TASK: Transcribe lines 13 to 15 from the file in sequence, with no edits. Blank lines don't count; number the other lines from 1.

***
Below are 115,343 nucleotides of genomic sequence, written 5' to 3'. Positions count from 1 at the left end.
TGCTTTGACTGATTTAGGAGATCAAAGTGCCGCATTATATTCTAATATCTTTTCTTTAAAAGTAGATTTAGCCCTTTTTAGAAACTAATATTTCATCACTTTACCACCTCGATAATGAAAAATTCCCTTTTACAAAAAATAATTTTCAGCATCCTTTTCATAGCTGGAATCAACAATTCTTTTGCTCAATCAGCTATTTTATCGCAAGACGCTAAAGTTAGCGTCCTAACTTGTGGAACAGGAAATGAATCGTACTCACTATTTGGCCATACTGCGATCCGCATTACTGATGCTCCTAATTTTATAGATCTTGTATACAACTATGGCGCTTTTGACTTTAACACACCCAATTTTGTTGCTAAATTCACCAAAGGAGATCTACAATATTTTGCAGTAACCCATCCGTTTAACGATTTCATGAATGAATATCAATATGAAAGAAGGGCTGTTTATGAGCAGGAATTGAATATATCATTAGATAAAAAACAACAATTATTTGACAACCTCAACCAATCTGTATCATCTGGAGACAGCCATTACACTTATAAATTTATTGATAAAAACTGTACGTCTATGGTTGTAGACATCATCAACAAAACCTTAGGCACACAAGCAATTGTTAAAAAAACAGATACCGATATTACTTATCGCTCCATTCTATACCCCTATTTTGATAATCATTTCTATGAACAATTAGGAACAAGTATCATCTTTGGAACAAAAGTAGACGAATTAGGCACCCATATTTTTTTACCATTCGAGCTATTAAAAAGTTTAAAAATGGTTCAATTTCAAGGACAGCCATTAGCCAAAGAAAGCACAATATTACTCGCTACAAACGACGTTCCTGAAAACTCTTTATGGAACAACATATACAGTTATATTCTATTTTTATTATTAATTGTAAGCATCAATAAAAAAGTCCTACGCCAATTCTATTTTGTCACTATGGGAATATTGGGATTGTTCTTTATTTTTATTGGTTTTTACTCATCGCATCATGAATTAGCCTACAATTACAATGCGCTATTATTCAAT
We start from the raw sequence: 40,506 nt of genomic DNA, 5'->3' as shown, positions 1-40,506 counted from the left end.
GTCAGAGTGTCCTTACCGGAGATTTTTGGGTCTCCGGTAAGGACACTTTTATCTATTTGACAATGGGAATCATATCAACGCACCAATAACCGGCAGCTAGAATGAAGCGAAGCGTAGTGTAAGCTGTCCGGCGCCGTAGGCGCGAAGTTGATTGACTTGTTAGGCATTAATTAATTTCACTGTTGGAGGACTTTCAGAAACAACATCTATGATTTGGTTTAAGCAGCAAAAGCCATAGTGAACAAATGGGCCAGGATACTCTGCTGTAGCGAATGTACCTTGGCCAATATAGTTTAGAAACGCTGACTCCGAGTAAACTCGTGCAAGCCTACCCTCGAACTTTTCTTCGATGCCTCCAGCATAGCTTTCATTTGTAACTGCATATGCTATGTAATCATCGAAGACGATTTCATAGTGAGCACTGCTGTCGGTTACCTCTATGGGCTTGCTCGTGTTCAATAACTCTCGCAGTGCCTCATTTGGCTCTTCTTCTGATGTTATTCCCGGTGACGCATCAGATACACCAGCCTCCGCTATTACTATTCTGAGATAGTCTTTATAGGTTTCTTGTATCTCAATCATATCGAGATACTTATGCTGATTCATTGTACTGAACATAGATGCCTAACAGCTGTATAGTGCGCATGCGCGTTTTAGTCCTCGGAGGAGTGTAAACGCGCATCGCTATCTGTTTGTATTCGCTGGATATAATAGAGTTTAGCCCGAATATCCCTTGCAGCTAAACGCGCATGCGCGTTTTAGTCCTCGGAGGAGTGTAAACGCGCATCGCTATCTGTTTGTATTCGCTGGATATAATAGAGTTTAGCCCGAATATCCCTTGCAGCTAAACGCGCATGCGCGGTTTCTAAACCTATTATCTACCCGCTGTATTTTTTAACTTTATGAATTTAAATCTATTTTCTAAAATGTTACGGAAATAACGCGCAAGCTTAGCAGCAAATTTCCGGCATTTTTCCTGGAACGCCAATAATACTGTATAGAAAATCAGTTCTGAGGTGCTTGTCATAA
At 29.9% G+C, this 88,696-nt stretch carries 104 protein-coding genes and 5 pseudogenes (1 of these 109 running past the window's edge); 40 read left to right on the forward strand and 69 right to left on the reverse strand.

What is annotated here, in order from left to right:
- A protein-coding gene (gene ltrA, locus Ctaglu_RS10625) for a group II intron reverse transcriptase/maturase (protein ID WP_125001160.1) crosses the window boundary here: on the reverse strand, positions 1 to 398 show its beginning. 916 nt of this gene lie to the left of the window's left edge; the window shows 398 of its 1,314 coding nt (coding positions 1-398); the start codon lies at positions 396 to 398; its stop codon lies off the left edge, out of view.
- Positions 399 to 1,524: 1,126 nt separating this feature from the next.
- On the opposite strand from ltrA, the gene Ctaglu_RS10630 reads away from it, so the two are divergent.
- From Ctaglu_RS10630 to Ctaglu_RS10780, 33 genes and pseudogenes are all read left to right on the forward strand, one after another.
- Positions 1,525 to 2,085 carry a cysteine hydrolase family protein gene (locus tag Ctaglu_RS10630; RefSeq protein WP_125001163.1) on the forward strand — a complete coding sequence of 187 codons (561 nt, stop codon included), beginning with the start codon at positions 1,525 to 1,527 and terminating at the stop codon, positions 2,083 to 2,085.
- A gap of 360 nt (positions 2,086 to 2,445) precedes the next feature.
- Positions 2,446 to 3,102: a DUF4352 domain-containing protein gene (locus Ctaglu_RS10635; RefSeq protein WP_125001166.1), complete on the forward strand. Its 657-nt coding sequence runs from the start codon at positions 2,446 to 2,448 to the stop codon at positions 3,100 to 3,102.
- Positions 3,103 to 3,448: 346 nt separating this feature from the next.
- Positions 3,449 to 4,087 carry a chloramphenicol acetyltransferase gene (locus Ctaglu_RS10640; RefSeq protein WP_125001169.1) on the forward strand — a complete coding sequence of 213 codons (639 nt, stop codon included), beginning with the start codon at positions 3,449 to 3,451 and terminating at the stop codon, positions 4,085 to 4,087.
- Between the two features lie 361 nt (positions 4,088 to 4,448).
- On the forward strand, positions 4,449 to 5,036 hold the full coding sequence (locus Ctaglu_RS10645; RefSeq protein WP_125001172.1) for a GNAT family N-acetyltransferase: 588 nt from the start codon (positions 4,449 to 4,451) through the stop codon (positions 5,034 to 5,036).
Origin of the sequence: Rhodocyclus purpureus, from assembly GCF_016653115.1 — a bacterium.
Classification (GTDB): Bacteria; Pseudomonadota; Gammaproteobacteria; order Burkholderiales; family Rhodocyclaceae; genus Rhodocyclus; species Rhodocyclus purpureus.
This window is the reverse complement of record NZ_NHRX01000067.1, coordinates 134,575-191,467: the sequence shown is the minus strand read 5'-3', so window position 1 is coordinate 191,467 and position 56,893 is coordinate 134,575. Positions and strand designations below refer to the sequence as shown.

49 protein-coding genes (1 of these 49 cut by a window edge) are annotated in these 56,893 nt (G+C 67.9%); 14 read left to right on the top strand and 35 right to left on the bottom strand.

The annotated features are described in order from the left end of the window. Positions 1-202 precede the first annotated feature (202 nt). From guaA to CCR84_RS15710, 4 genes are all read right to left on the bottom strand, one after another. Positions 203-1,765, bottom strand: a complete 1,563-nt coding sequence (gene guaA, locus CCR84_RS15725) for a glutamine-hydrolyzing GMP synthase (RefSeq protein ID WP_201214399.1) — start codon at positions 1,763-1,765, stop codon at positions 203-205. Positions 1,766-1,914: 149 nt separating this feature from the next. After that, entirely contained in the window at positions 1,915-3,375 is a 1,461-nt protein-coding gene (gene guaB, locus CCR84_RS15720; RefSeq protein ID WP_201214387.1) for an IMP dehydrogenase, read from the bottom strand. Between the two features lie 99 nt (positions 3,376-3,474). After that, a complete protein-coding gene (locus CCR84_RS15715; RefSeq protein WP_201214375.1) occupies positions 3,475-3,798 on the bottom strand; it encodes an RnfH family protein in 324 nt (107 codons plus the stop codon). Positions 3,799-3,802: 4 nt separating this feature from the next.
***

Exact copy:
- Positions 2,446 to 3,102: a DUF4352 domain-containing protein gene (locus Ctaglu_RS10635; RefSeq protein WP_125001166.1), complete on the forward strand. Its 657-nt coding sequence runs from the start codon at positions 2,446 to 2,448 to the stop codon at positions 3,100 to 3,102.
- Positions 3,103 to 3,448: 346 nt separating this feature from the next.
- Positions 3,449 to 4,087 carry a chloramphenicol acetyltransferase gene (locus Ctaglu_RS10640; RefSeq protein WP_125001169.1) on the forward strand — a complete coding sequence of 213 codons (639 nt, stop codon included), beginning with the start codon at positions 3,449 to 3,451 and terminating at the stop codon, positions 4,085 to 4,087.